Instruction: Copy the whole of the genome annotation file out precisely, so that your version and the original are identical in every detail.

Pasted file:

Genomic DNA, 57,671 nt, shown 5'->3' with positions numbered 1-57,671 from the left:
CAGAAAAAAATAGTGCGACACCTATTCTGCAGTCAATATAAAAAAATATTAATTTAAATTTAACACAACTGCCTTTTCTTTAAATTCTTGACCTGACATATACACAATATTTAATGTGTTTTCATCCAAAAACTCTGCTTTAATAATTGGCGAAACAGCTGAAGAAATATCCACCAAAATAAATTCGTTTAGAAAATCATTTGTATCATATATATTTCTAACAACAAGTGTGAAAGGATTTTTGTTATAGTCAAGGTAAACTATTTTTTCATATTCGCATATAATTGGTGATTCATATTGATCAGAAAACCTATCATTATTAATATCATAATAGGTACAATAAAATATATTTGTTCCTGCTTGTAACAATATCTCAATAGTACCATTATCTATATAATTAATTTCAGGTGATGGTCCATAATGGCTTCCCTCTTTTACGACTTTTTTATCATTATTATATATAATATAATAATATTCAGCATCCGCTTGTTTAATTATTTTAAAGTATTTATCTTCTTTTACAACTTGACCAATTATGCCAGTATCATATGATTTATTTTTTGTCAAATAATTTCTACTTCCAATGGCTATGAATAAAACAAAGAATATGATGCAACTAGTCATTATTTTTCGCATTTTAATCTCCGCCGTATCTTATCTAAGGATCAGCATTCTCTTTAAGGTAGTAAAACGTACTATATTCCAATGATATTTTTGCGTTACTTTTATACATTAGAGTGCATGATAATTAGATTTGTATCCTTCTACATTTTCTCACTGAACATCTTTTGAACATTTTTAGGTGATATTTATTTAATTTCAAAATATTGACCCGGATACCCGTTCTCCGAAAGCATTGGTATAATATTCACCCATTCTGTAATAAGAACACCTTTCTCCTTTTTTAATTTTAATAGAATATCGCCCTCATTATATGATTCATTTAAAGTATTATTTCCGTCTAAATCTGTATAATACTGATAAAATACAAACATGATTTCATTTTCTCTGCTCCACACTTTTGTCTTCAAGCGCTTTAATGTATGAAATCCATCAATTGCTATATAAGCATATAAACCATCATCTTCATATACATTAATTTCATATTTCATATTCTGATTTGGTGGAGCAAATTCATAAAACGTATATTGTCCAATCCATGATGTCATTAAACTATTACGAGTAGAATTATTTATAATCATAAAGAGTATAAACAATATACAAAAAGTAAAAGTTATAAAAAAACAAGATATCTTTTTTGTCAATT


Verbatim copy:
Genomic DNA, 57,671 nt, shown 5'->3' with positions numbered 1-57,671 from the left:
CAGAAAAAAATAGTGCGACACCTATTCTGCAGTCAATATAAAAAAATATTAATTTAAATTTAACACAACTGCCTTTTCTTTAAATTCTTGACCTGACATATACACAATATTTAATGTGTTTTCATCCAAAAACTCTGCTTTAATAATTGGCGAAACAGCTGAAGAAATATCCACCAAAATAAATTCGTTTAGAAAATCATTTGTATCATATATATTTCTAACAACAAGTGTGAAAGGATTTTTGTTATAGTCAAGGTAAACTATTTTTTCATATTCGCATATAATTGGTGATTCATATTGATCAGAAAACCTATCATTATTAATATCATAATAGGTACAATAAAATATATTTGTTCCTGCTTGTAACAATATCTCAATAGTACCATTATCTATATAATTAATTTCAGGTGATGGTCCATAATGGCTTCCCTCTTTTACGACTTTTTTATCATTATTATATATAATATAATAATATTCAGCATCCGCTTGTTTAATTATTTTAAAGTATTTATCTTCTTTTACAACTTGACCAATTATGCCAGTATCATATGATTTATTTTTTGTCAAATAATTTCTACTTCCAATGGCTATGAATAAAACAAAGAATATGATGCAACTAGTCATTATTTTTCGCATTTTAATCTCCGCCGTATCTTATCTAAGGATCAGCATTCTCTTTAAGGTAGTAAAACGTACTATATTCCAATGATATTTTTGCGTTACTTTTATACATTAGAGTGCATGATAATTAGATTTGTATCCTTCTACATTTTCTCACTGAACATCTTTTGAACATTTTTAGGTGATATTTATTTAATTTCAAAATATTGACCCGGATACCCGTTCTCCGAAAGCATTGGTATAATATTCACCCATTCTGTAATAAGAACACCTTTCTCCTTTTTTAATTTTAATAGAATATCGCCCTCATTATATGATTCATTTAAAGTATTATTTCCGTCTAAATCTGTATAATACTGATAAAATACAAACATGATTTCATTTTCTCTGCTCCACACTTTTGTCTTCAAGCGCTTTAATGTATGAAATCCATCAATTGCTATATAAGCATATAAACCATCATCTTCATATACATTAATTTCATATTTCATATTCTGATTTGGTGGAGCAAATTCATAAAACGTATATTGTCCAATCCATGATGTCATTAAACTATTACGAGTAGAATTATTTATAATCATAAAGAGTATAAACAATATACAAAAAGTAAAAGTTATAAAAAAACAAGATATCTTTTTTGTCAATT